, Volume 483, Issue 1–3, pp 225–230 | Cite as

The potential use of PIT telemetry for identifying and tracking crayfish in their natural environment

  • Damian H. Bubb
  • Martyn C. Lucas
  • Timothy J. Thom
  • Philip Rycroft


A method for tracking crayfish and other benthic animals in rivers and streams, based on passive integrated transponder (PIT) technology, using a portable detector was investigated. The effect of implanting crayfish with PIT tags and the efficiency of the PIT tag detector system at locating tags is described. In a laboratory study 30 signal crayfish Pacifastacus leniusculus (>33.7 mm carapace length) were internally implanted with PIT tags (12-mm long×2.1-mm diameter) and 30 crayfish matched for size and sex were kept as controls and maintained for 6 months. Tagging had no significant effect on survival, moulting or growth of crayfish, and tag retention was 100%. The reader unit consists of an antenna coil mounted on a pole and designed to be moved over the streambed to search for tagged crayfish. Efficiency testing indicated that more than 80% of tags were identified and located when hidden within different stream microhabitats.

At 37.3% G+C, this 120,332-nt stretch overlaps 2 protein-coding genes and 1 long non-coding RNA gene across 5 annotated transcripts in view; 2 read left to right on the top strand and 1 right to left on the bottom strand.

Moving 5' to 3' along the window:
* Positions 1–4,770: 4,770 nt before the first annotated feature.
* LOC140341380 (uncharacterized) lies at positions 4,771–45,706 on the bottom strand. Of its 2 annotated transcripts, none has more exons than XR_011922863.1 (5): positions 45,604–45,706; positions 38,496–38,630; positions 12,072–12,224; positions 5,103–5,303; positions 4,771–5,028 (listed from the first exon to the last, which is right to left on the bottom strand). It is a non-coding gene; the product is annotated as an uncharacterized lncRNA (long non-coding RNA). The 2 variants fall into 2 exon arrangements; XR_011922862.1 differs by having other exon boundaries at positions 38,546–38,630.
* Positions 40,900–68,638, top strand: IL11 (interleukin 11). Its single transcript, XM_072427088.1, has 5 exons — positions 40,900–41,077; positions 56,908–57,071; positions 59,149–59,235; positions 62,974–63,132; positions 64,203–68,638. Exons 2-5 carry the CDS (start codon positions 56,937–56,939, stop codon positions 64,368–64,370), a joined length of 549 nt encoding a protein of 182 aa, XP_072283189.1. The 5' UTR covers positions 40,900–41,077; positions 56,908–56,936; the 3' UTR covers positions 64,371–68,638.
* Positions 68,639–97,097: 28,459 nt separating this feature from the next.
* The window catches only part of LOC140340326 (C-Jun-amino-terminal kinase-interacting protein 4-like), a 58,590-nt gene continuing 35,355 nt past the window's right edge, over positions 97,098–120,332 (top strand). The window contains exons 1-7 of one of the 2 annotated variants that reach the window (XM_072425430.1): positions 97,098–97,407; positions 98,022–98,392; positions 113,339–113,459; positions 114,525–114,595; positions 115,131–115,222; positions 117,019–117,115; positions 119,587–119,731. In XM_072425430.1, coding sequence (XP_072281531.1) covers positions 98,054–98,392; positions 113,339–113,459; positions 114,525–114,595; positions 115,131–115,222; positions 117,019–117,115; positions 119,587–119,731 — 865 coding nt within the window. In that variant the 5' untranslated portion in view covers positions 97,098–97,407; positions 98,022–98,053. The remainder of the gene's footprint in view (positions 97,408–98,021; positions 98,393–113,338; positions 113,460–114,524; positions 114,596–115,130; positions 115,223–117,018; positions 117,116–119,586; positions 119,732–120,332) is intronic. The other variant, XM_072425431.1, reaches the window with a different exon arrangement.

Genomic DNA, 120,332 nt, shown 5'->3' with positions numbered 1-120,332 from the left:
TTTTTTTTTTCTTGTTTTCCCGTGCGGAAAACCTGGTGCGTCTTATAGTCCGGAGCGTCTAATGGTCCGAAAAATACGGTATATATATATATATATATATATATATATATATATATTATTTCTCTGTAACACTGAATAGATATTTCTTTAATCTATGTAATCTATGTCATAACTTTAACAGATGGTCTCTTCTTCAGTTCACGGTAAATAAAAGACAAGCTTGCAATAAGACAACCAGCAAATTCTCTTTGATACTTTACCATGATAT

passive integrated transponder Pacifastacus leniusculus Crustacea streams tagging telemetry 


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Copyright information

© Kluwer Academic Publishers 2002

Authors and Affiliations

  • Damian H. Bubb
    • 1
  • Martyn C. Lucas
    • 1
  • Timothy J. Thom
    • 2
  • Philip Rycroft
    • 3
  1. 1.Department of Biological SciencesUniversity of Durham, Science LaboratoriesDurhamU.K.
  2. 2.Yorkshire Dales National Park Authority, ColvendNorth YorkshireU.K
  3. 3.UKID Systems Ltd.LancashireU.K

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